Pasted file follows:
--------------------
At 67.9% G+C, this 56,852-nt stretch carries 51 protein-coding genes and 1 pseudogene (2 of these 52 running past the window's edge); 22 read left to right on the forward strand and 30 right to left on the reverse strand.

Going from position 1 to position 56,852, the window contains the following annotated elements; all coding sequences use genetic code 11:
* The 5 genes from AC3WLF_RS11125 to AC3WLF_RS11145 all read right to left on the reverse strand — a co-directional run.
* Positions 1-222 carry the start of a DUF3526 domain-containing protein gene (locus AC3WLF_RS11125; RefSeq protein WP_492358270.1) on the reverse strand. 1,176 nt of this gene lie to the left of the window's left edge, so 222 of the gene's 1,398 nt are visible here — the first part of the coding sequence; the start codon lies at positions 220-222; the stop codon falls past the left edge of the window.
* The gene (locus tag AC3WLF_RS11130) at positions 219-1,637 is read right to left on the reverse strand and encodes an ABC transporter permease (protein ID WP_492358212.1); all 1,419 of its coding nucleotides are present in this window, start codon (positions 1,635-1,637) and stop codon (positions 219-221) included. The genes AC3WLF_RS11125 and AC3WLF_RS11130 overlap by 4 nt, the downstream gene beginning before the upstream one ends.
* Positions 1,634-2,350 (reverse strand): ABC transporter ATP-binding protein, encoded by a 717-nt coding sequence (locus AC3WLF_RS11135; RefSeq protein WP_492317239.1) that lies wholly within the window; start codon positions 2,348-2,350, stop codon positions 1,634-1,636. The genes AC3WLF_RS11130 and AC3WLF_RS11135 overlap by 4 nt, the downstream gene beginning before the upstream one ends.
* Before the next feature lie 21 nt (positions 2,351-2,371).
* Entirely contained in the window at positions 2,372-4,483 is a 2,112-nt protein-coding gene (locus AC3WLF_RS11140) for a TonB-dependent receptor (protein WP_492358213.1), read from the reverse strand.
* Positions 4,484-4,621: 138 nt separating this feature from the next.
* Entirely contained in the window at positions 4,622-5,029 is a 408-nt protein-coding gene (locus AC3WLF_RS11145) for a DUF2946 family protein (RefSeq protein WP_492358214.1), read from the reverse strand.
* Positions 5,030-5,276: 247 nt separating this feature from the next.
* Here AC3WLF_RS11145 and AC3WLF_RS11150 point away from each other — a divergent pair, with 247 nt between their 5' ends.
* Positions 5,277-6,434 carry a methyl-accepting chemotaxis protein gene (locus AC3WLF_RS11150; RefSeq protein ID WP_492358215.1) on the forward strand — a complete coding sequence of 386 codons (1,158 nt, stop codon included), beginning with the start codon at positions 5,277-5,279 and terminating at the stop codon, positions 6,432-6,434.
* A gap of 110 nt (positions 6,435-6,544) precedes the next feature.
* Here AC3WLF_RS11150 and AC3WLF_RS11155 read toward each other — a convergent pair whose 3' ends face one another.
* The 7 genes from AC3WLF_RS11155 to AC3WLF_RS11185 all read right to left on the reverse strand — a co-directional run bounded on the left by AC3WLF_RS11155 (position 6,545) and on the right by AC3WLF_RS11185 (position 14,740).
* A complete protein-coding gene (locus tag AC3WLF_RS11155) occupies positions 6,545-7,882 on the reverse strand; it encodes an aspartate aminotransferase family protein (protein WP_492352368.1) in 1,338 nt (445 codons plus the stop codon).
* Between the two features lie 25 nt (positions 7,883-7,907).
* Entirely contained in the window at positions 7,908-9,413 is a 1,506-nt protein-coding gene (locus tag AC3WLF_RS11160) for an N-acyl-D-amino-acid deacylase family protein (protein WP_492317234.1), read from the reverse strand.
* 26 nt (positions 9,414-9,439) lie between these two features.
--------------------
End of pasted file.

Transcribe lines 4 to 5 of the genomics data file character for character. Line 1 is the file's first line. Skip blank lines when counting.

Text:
* Positions 1-222 carry the start of a DUF3526 domain-containing protein gene (locus AC3WLF_RS11125; RefSeq protein WP_492358270.1) on the reverse strand. 1,176 nt of this gene lie to the left of the window's left edge, so 222 of the gene's 1,398 nt are visible here — the first part of the coding sequence; the start codon lies at positions 220-222; the stop codon falls past the left edge of the window.
* The gene (locus tag AC3WLF_RS11130) at positions 219-1,637 is read right to left on the reverse strand and encodes an ABC transporter permease (protein ID WP_492358212.1); all 1,419 of its coding nucleotides are present in this window, start codon (positions 1,635-1,637) and stop codon (positions 219-221) included. The genes AC3WLF_RS11125 and AC3WLF_RS11130 overlap by 4 nt, the downstream gene beginning before the upstream one ends.